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DESTINATIONS SALZBURG | SHORT BREAKS next WHERE CLOCKWISE FROM TOP LEFT:


Getreidegasse; Museum der Moderne; pretzels; Salzburg’s old town; Mirabell Palace gardens; Residenz Palace; schnitzel; Sphaera in Kapitelplatz


PICTURES: Tourismus Salzburg/G Breitegger; Shutterstock; Österreich Werbung/Popp Hackner/Kristina Kulakova/ Catalin Georgescu/thecreatingclick.com


Bavarian Alps: Nip over the German border for some grade-A mountain scenery in the Königseeache valley. The half-day tour includes a trip to the salt mine at Berchtesgaden, where transport includes a ride on a little train and a mini cruise on an underground lake. Isango sells the trip for £49.


13.30: For lunch, Humboldt Stubn combines the traditional – dishes such as tafelspitz (veal or beef in broth) and beef goulash – with modern flair. There’s a big emphasis on organic, locally sourced produce and staff being paid fair wages, with little nods to alpine kitsch with felt cutlery pouches and placemats.


14.30: Take an amble along atmospheric Getreidegasse, which is becoming increasingly international, but is still home to some old-fashioned stores selling liqueurs, traditional costumes, hats and homemade umbrellas. It’s also home to two music-themed museums. Sound of Music World tries to tell the real story of the Von Trapp family, separating the truth from the reality-stretching inventions of the movie. Mozart’s Birthplace is devoted to Salzburg’s most famous son. The displays go into his life and works, and often bring in some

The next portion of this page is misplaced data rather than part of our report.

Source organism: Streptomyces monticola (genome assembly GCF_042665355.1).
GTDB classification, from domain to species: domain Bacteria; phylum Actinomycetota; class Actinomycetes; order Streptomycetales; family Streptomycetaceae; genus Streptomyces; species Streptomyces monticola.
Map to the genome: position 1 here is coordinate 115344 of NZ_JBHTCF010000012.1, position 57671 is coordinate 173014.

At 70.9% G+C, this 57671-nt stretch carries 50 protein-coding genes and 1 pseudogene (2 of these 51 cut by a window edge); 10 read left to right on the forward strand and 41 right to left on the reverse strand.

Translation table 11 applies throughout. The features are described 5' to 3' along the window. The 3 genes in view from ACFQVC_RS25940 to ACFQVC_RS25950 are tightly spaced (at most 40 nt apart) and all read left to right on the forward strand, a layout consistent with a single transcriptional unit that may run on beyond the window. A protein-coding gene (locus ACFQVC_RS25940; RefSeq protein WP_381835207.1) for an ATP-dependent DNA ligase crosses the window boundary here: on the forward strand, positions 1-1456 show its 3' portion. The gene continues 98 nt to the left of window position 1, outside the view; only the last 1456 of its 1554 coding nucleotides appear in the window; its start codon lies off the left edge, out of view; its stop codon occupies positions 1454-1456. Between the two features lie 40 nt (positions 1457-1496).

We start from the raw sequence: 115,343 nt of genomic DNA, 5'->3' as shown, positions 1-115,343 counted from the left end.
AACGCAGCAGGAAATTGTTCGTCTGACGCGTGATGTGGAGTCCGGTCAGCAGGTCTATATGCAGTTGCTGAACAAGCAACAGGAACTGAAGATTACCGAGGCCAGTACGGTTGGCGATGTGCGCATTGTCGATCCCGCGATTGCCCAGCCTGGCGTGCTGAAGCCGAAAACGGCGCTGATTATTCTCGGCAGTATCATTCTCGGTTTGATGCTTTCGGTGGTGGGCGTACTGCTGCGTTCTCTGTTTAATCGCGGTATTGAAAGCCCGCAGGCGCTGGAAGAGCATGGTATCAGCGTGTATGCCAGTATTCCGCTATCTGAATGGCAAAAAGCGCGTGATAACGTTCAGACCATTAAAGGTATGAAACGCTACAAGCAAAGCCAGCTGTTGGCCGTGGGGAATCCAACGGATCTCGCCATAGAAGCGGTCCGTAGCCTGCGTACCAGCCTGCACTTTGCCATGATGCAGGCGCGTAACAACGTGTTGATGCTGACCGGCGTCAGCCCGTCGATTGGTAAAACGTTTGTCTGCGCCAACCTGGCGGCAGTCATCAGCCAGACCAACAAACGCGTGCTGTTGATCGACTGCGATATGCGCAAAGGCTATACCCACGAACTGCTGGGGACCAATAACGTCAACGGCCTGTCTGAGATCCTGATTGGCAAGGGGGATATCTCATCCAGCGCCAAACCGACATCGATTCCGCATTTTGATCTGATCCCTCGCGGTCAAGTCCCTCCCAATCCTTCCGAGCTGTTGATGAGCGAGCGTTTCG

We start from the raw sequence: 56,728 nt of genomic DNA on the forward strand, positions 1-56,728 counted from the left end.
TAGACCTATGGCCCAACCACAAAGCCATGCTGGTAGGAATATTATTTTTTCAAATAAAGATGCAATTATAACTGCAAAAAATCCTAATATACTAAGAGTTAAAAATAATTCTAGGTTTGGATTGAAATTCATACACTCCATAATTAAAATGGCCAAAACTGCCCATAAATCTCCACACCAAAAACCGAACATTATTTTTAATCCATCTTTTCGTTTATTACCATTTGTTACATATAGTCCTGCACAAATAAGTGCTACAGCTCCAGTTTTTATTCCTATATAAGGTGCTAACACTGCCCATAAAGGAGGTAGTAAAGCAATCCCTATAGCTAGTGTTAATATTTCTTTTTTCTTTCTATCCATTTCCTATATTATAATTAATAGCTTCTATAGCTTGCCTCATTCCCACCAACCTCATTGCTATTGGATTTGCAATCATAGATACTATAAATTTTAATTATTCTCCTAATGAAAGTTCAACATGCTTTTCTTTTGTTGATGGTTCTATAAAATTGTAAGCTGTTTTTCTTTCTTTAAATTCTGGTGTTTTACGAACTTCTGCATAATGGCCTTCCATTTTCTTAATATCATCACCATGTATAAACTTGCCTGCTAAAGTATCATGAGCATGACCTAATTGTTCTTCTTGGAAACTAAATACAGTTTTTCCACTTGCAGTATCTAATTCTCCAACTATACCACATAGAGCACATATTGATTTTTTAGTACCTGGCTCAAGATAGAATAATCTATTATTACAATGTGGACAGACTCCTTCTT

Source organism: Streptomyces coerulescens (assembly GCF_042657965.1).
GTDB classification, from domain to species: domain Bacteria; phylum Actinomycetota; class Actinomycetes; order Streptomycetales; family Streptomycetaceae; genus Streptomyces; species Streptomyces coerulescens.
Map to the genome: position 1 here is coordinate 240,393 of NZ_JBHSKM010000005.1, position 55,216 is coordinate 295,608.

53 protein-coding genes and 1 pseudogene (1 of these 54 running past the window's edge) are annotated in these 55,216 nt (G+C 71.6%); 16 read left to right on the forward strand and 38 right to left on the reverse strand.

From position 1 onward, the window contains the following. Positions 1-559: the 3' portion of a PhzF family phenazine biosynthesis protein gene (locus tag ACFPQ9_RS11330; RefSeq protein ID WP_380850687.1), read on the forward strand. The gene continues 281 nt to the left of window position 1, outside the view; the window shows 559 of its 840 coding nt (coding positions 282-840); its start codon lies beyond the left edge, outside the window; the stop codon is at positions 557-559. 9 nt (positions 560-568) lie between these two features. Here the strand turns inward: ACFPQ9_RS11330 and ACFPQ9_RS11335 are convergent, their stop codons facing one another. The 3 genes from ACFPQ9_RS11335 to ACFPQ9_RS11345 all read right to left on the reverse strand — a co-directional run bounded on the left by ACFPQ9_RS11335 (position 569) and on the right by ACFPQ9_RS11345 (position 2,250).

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quite surprising revelations. Mozart wasn’t just a natural genius – he was helped along considerably by pushy parents who had useful contacts.


17.00: Extend the walk by taking a look at some of Salzburg’s impressive public art projects. The most impressive of these is Sphaera – a man standing on a giant golden ball in Kapitelplatz – by Stephan Balkenhol.


18.30: The Augustiner Bräu is an extraordinary place for a drink. In the lower reaches of a monastery, beers are poured straight from the barrel into grey stone tankards, then consumed at communal tables in a vast network of wood-panelled halls. There’s also a beer garden in summer. Food is simple, classic fare – giant pretzels, cheeses, sausages and huge hunks of pork – but the setting is special.


20.00: If you’ve decided you prefer Mozart to the Trapp family, head back to the Mirabell Palace for a classical musical concert inside the Marble Hall, one of few rooms to survive the devastating fire in 1818. This is where young Wolfgang used to play himself, although the works performed now branch out to other composers.


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Lake District: A half-day bus tour around Salzburg’s neighbouring lakes and mountains takes in picturesque villages St Gilgen and St Wolfgang, with a boat cruise on Lake Wolfgang thrown in between April and October. Do Something Different sells it for £46.


FIND OUT MORE


E augustinerbier.at E domquartier.at E gasthofgoldgasse.at E hotel-4-jahreszeiten.at E humboldtstubn.at E mozarteum.at E salzburg-palace-concerts.com E soundofmusicworld.com E triangel-salzburg.co.at E villa-carlton.at


The ice cave: High on a mountainside above the town of Werfen is the Eisreisenwelt – supposedly the world’s largest accessible ice cave. Tours show off stalagmites, stalactites and flow formations, all covered in sparking blue-white ice. Viator sells a half-day trip for £70.


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